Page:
Portillo’s files for its IPO

The 67-unit concept said it will use the proceeds to pay off $470 million in debt. It adds its name to a growing list of restaurants who are becoming publicly traded companies.
Portillo's IPO
Portillo's files to go public./Photo courtesy Portillo's

Iconic Chicago-based fast casual Portillo’s officially filed to become a publicly-traded company Monday, noting that it intends to use proceeds from the IPO to pay off $470 million in total debt.

The 58-year-old chain, known for its hot dogs and Italian beef sandwiches, submitted confidential go-public documents in July. With its filing Monday, Portillo’s becomes the fourth restaurant chain to go public this year, adding its name to the list that includes Krispy Kreme, Dutch Bros and First Watch. Sweetgreen has also said it intends to go public.

In its filing, Portillo’s did not set a price per share or reveal how many shares it intends to sell. But it did provide significant insight into its recent performance. 

Portillo’s, which will trade on the Nasdaq Stock Exchange under the ticker symbol PTLO, said it generates average unit volumes of $7.9 million and adjusted EBITDA margins of 28.6%. It reported revenues of $258 million for the two quarters ended June 27, compared to $217 million for the same period the year before.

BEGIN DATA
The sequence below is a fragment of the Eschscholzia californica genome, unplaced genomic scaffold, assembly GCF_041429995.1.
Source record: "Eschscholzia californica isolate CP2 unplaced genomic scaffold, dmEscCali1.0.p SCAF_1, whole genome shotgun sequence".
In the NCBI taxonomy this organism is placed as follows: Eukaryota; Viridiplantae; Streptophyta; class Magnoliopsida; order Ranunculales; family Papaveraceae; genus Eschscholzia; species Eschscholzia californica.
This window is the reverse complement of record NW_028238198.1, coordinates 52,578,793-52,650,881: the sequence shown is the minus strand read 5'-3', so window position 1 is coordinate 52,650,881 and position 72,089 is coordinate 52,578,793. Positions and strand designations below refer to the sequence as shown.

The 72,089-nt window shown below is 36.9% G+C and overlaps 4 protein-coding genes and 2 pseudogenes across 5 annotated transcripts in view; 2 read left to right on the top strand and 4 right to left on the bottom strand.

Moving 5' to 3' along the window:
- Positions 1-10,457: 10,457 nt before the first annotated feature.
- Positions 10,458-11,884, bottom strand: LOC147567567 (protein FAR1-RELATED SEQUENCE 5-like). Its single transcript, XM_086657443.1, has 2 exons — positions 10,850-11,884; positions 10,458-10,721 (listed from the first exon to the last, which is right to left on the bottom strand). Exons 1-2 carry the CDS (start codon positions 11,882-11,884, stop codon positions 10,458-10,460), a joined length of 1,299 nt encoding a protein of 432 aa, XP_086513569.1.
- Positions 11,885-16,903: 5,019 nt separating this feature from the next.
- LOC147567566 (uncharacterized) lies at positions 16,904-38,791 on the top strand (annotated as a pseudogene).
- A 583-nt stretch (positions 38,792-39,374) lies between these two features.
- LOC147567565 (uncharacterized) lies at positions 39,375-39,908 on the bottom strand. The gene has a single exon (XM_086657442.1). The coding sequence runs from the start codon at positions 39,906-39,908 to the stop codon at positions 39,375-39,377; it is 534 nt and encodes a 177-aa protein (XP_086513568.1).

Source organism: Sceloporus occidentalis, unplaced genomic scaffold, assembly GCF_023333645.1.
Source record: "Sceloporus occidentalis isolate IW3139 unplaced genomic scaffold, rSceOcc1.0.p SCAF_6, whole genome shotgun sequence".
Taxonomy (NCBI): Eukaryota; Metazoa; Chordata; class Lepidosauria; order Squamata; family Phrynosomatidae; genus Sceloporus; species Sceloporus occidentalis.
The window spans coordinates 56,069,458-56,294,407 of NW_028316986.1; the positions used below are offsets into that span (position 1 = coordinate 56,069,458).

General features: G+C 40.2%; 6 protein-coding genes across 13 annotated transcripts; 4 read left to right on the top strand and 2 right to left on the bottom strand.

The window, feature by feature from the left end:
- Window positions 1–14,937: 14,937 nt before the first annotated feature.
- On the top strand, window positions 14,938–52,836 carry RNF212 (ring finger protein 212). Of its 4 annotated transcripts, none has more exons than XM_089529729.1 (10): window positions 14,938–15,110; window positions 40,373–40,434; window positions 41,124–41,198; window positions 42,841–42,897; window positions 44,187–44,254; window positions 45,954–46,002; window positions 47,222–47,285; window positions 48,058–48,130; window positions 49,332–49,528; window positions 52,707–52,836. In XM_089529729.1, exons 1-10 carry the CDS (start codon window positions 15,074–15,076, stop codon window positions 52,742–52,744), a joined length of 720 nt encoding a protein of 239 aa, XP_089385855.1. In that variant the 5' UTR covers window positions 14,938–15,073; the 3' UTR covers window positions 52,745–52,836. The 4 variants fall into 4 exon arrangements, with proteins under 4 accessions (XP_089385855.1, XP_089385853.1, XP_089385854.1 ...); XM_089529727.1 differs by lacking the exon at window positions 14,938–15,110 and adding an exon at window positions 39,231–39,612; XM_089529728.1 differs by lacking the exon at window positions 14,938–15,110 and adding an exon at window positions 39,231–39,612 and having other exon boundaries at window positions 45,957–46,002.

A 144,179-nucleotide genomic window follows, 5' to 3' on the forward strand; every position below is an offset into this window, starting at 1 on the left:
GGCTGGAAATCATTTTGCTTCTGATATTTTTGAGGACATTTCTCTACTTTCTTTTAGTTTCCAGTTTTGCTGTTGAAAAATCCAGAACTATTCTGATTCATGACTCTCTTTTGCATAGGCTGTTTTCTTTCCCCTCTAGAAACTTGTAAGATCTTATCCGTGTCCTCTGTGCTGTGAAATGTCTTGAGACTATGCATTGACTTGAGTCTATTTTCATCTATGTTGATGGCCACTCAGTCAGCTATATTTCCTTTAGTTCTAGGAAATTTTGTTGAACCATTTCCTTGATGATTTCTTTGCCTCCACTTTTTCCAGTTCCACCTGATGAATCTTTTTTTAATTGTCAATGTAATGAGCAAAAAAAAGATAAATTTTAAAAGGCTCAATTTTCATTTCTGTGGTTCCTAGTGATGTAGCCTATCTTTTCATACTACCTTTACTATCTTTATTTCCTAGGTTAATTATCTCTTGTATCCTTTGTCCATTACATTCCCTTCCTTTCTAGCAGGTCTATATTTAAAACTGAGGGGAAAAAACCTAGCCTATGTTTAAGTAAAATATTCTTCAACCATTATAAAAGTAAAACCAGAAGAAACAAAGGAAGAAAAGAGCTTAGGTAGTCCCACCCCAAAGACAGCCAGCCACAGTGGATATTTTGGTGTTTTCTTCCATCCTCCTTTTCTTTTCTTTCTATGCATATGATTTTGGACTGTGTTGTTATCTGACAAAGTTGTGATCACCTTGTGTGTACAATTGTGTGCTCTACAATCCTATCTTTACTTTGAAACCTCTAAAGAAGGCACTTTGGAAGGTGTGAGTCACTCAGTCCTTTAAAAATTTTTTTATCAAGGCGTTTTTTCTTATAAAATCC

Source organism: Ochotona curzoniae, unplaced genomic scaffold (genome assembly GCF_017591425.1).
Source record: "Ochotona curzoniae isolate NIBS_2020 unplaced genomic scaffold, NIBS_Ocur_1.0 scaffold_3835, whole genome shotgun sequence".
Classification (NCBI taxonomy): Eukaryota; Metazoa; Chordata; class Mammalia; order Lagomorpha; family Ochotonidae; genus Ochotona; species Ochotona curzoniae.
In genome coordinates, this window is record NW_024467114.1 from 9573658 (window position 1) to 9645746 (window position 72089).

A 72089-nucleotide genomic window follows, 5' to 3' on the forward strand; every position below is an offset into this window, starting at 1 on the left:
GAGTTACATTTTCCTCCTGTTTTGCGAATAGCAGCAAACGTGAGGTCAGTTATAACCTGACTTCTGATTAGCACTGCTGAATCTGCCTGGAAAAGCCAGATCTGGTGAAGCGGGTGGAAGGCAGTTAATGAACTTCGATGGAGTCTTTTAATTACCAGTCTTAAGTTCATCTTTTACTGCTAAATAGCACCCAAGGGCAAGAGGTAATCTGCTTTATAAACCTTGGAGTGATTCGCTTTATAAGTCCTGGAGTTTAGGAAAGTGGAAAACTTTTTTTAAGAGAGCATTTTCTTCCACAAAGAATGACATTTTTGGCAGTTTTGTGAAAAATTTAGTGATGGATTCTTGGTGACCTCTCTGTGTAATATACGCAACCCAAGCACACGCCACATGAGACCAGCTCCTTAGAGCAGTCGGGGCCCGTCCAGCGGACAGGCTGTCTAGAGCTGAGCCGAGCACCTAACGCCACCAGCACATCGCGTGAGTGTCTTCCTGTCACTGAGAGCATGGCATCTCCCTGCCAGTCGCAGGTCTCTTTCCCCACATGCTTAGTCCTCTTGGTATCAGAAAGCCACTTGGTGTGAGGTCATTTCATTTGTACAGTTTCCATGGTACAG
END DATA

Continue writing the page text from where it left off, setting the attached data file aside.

All the chain's 67 units have drive-thrus. During the pandemic, Portillo's saw significant growth in its drive-thrus, growing from $3.4 million in drive-thru sales per store in 2019 to $4.9 million through that channel for the 12 months ended June 27.

Portillo’s started near Chicago in 1963 in a trailer without running water, through a $1,100 investment from Dick Portillo. It was first called “The Dog House” and changed to Portillo’s a few years later.

In 2014, the then-38-unit brand was purchased by private equity firm Berkshire Partners for nearly $1 billion. Six months after that transaction, Portillo bought back some of the chain’s real estate, acquiring 18 of his namesake restaurants and two food commissaries under 20-year leases.

Today, Portillo’s has restaurants in seven states.

Despite its drive-thrus, the pandemic hit Portillo’s hard, decreasing same-store sales by 8.3% in 2020 due to a 17.1% drop in traffic that was partially offset by an 8.8% increase in check averages, according to its IPO filing.


This story has been updated to correct Portillo's unit count to 67. 

Members help make our journalism possible. Become a Restaurant Business member today and unlock exclusive benefits, including unlimited access to all of our content. Sign up here.


Exclusive Content


Mendocino Farms masters a meaty Philly cheesesteak sandwich—without the meat

Behind the Menu: The fast casual uses a mushroom-based meat alternative for its Philly Shroomsteak Sandwich, a new menu item targeted to flexitarians, not just vegans.


The restaurant of the future will be a platform, not a chain

Tech Check: Multibrand companies like Inspire and the new GoTo Foods are circling the wagons around technology. Here's why that's a smart idea.


Pipedream wants to take restaurant pickup underground

The startup uses robots and tunnels to move food from kitchen to car. It believes it can one day connect entire cities.


More from our partners